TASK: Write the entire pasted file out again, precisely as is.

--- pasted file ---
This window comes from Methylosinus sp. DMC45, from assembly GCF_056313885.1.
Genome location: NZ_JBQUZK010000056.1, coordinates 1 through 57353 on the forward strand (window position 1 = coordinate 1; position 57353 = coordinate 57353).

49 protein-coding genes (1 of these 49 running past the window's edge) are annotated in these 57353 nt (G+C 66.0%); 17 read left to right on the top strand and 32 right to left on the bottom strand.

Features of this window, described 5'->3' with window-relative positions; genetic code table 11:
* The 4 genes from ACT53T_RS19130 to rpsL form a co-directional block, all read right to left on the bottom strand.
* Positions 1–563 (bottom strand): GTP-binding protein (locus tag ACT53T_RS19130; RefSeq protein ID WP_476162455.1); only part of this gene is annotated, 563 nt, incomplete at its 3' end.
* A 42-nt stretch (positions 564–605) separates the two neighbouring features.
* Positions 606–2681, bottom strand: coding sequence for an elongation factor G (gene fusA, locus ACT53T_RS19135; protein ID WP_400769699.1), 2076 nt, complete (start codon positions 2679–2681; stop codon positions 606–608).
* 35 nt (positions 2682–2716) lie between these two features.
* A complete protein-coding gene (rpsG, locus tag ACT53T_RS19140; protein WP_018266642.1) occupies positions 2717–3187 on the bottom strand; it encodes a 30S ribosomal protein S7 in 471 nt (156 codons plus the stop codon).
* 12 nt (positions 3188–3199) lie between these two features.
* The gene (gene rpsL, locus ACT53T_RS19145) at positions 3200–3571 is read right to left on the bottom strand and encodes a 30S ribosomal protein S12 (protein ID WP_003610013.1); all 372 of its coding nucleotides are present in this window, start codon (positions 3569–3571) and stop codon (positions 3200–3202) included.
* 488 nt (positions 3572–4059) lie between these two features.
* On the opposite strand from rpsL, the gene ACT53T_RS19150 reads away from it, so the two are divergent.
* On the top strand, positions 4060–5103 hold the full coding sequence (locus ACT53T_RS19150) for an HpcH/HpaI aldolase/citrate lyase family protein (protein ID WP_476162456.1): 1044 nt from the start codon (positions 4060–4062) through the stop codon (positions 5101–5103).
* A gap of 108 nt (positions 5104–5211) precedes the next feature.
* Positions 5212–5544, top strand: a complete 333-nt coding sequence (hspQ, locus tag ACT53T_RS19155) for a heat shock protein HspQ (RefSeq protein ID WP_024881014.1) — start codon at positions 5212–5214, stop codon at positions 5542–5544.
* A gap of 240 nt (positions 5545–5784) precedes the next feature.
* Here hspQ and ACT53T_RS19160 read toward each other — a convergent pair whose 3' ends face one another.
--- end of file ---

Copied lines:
This window comes from Methylosinus sp. DMC45, from assembly GCF_056313885.1.
Genome location: NZ_JBQUZK010000056.1, coordinates 1 through 57353 on the forward strand (window position 1 = coordinate 1; position 57353 = coordinate 57353).

49 protein-coding genes (1 of these 49 running past the window's edge) are annotated in these 57353 nt (G+C 66.0%); 17 read left to right on the top strand and 32 right to left on the bottom strand.

Features of this window, described 5'->3' with window-relative positions; genetic code table 11:
* The 4 genes from ACT53T_RS19130 to rpsL form a co-directional block, all read right to left on the bottom strand.
* Positions 1–563 (bottom strand): GTP-binding protein (locus tag ACT53T_RS19130; RefSeq protein ID WP_476162455.1); only part of this gene is annotated, 563 nt, incomplete at its 3' end.
* A 42-nt stretch (positions 564–605) separates the two neighbouring features.
* Positions 606–2681, bottom strand: coding sequence for an elongation factor G (gene fusA, locus ACT53T_RS19135; protein ID WP_400769699.1), 2076 nt, complete (start codon positions 2679–2681; stop codon positions 606–608).
* 35 nt (positions 2682–2716) lie between these two features.
* A complete protein-coding gene (rpsG, locus tag ACT53T_RS19140; protein WP_018266642.1) occupies positions 2717–3187 on the bottom strand; it encodes a 30S ribosomal protein S7 in 471 nt (156 codons plus the stop codon).
* 12 nt (positions 3188–3199) lie between these two features.
* The gene (gene rpsL, locus ACT53T_RS19145) at positions 3200–3571 is read right to left on the bottom strand and encodes a 30S ribosomal protein S12 (protein ID WP_003610013.1); all 372 of its coding nucleotides are present in this window, start codon (positions 3569–3571) and stop codon (positions 3200–3202) included.
* 488 nt (positions 3572–4059) lie between these two features.
* On the opposite strand from rpsL, the gene ACT53T_RS19150 reads away from it, so the two are divergent.
* On the top strand, positions 4060–5103 hold the full coding sequence (locus ACT53T_RS19150) for an HpcH/HpaI aldolase/citrate lyase family protein (protein ID WP_476162456.1): 1044 nt from the start codon (positions 4060–4062) through the stop codon (positions 5101–5103).
* A gap of 108 nt (positions 5104–5211) precedes the next feature.
* Positions 5212–5544, top strand: a complete 333-nt coding sequence (hspQ, locus tag ACT53T_RS19155) for a heat shock protein HspQ (RefSeq protein ID WP_024881014.1) — start codon at positions 5212–5214, stop codon at positions 5542–5544.
* A gap of 240 nt (positions 5545–5784) precedes the next feature.
* Here hspQ and ACT53T_RS19160 read toward each other — a convergent pair whose 3' ends face one another.